How she and the team have been trying to do that is through storytelling and looking at the people behind these beautiful objects as well as what drives them. The different aspects of design all hold betterment of people in mind.
Good design takes something that was a blind spot, something you deal with every day and makes it better.Maditla loves working with this team where she’s no longer ‘the old one’. They’re feisty and ambitious and just want to do things, which Maditla says is “so cool,” and she feeds off of their energy. They want to figure things out and make things better, which is why she is part of the rare bunch that looks forward to going to work.
Her recent trip to the Netherlands for Antenna, which formed part of Dutch Design Week, was an example of how her passion for storytelling, design and youth mentorship tied together. For the first few months, the team curated projects from universities, which were whittled down to a top 20 with amazing projects. After all their Skype chats she says she felt like she knew them even before they got to meet on the other side of the world.
The current design space: New people, new things
Maditla was excited to see many inventing new sections of design that didn’t exist before, like drone costume design. She shares that it’s important to go beyond making beautiful things but to also leave the world a little better than how you found it.
Everywhere I go, there are so many young people doing incredible new things. When we Google someone and nothing comes up, that’s what sparks our excitement. It’s actually a new challenge in the office – if you do a Google Search and nothing comes up on that person, you’re onto something!Maditla says the team aims to integrate more of the website into the festival which involves doing a lot of pre-festival content to help the audience get to know next year’s speakers like Lebo Mashile, Sunu Gonera and Morag Myerscough.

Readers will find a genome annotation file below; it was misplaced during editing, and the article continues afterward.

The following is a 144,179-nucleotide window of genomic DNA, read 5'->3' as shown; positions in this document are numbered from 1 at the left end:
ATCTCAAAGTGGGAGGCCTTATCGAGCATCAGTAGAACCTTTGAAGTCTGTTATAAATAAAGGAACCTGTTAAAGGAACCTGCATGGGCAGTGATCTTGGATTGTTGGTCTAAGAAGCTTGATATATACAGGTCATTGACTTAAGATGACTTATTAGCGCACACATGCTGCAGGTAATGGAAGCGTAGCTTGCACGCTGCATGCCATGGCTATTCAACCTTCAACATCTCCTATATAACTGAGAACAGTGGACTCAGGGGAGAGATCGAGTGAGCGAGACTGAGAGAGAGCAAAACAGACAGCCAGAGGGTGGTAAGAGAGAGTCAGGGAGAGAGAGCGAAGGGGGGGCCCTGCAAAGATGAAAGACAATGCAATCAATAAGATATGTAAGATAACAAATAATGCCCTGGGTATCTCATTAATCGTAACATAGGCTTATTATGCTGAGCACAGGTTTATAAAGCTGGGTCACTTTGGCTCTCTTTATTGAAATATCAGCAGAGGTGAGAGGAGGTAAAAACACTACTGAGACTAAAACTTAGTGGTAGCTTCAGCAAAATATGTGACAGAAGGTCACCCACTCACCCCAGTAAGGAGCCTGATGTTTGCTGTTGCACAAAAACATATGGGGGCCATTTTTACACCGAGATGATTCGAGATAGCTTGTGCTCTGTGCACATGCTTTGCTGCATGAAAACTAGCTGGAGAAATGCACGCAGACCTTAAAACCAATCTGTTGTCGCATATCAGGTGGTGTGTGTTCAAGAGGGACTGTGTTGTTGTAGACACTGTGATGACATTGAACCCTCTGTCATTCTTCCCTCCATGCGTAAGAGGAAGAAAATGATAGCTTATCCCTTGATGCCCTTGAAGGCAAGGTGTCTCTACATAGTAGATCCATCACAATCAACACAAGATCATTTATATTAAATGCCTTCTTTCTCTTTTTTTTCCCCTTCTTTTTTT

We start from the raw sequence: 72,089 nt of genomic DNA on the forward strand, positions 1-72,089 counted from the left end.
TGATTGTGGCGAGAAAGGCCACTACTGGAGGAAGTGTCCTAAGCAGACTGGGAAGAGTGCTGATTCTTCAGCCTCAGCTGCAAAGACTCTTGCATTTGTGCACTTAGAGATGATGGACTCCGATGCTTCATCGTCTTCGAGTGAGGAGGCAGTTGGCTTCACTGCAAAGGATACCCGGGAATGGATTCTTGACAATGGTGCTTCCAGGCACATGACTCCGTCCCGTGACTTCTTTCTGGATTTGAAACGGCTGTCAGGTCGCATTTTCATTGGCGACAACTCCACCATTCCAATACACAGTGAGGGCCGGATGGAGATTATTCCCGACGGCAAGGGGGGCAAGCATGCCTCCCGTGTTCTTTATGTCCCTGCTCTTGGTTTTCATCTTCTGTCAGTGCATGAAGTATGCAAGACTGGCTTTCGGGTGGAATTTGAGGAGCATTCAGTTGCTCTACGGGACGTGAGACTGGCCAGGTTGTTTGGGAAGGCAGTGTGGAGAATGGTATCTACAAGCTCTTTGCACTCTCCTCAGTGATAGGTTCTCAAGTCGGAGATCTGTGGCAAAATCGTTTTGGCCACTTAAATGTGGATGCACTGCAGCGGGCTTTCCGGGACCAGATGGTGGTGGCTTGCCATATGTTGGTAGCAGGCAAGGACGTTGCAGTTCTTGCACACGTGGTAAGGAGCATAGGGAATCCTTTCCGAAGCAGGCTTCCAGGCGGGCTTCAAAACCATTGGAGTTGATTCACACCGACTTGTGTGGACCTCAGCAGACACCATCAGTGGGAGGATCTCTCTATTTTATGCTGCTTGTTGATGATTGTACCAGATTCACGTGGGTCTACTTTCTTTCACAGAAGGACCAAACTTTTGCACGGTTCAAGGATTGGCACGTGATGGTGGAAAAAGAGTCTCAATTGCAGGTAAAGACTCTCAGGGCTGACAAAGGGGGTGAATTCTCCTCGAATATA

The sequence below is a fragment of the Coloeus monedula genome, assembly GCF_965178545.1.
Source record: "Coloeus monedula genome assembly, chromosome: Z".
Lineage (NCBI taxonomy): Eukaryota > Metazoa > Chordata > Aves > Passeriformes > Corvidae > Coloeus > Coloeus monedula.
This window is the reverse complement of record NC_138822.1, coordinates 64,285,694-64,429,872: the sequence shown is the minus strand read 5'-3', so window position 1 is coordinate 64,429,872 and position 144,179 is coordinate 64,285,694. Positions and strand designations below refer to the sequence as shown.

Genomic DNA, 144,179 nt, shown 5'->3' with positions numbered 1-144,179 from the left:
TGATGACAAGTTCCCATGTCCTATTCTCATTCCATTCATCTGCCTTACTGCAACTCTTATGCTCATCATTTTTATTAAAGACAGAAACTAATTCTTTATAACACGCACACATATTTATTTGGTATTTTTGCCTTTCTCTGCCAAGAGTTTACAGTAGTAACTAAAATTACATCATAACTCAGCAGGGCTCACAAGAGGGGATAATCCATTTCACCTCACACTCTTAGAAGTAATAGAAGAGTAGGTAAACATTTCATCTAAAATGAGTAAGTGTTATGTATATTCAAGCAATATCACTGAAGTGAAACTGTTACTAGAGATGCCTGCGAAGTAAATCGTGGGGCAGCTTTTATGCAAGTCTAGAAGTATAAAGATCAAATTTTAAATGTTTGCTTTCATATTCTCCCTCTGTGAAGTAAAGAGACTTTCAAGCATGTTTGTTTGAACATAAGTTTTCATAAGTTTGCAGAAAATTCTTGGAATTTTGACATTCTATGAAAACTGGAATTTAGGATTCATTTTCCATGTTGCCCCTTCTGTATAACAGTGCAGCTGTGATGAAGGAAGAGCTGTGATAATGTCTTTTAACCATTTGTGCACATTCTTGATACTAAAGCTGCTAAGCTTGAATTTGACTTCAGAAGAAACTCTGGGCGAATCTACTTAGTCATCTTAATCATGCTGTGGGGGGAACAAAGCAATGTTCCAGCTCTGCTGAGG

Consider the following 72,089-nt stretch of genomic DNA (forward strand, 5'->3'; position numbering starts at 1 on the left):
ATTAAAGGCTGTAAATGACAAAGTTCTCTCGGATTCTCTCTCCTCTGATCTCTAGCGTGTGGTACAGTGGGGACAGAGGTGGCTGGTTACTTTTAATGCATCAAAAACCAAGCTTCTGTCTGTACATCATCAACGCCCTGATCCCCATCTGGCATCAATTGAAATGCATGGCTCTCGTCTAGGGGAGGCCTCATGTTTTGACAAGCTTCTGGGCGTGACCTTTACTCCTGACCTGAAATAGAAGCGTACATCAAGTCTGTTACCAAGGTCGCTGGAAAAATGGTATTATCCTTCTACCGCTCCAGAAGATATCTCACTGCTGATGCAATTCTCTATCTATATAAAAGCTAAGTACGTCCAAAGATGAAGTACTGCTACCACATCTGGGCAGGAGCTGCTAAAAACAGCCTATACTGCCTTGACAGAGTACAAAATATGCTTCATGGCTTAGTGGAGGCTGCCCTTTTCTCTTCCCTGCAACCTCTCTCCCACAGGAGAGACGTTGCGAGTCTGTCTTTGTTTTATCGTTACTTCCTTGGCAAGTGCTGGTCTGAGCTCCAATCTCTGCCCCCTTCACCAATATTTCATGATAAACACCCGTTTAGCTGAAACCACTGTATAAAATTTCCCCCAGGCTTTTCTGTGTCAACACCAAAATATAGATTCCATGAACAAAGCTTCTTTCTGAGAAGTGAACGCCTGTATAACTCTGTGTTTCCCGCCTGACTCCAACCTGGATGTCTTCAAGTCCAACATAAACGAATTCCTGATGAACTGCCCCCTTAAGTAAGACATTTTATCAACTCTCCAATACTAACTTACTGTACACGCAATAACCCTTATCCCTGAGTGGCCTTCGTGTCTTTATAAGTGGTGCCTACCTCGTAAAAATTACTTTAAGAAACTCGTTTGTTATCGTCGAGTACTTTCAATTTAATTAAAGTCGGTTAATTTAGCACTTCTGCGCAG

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Lindsay Samson 21 Nov 2017
A lot of people see Design Indaba as the festival itself, a four-day physical event held annually. Her challenge is to connect that the other 362 days of the year and get people excited about creativity all year around through good content.
Social media’s a crucial aspect of digital success, and Maditla says just a few weeks ago, their social media following grew by about the same amount in a month as it usually does during the festival time. This means that the small tweaks that she and the team have been making to the content are starting to bear fruit.
Even the angles they take are worlds apart – sure, it’s beautiful, but how is it making a difference? There are so many design publications out there, so what differentiates Design Indaba’s website?Maditla says as much as possible, they write about the people designing the things and how those objects are creating a better world through creativity.
Sourcing stories from social media
Sharing a sneak preview of what we can expect from the Design Indaba Festival 2018, Maditla says this will be her first time experiencing it away from the journalistic beat, which she is really excited about.
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She still feels the rush of ‘the scoop’ but certainly doesn’t miss the breaking news calls in the middle of the night. I can’t help but agree with her that newspapers are a toxic space of competition.
Design Indaba is nothing like a news room where the idea is ‘churn churn churn’ though. They want deeper storytelling whether on video or quirky interviews. She says she is also building a team, mentoring a few interns, and hopefully helping them to find their own voices as writers or content producers.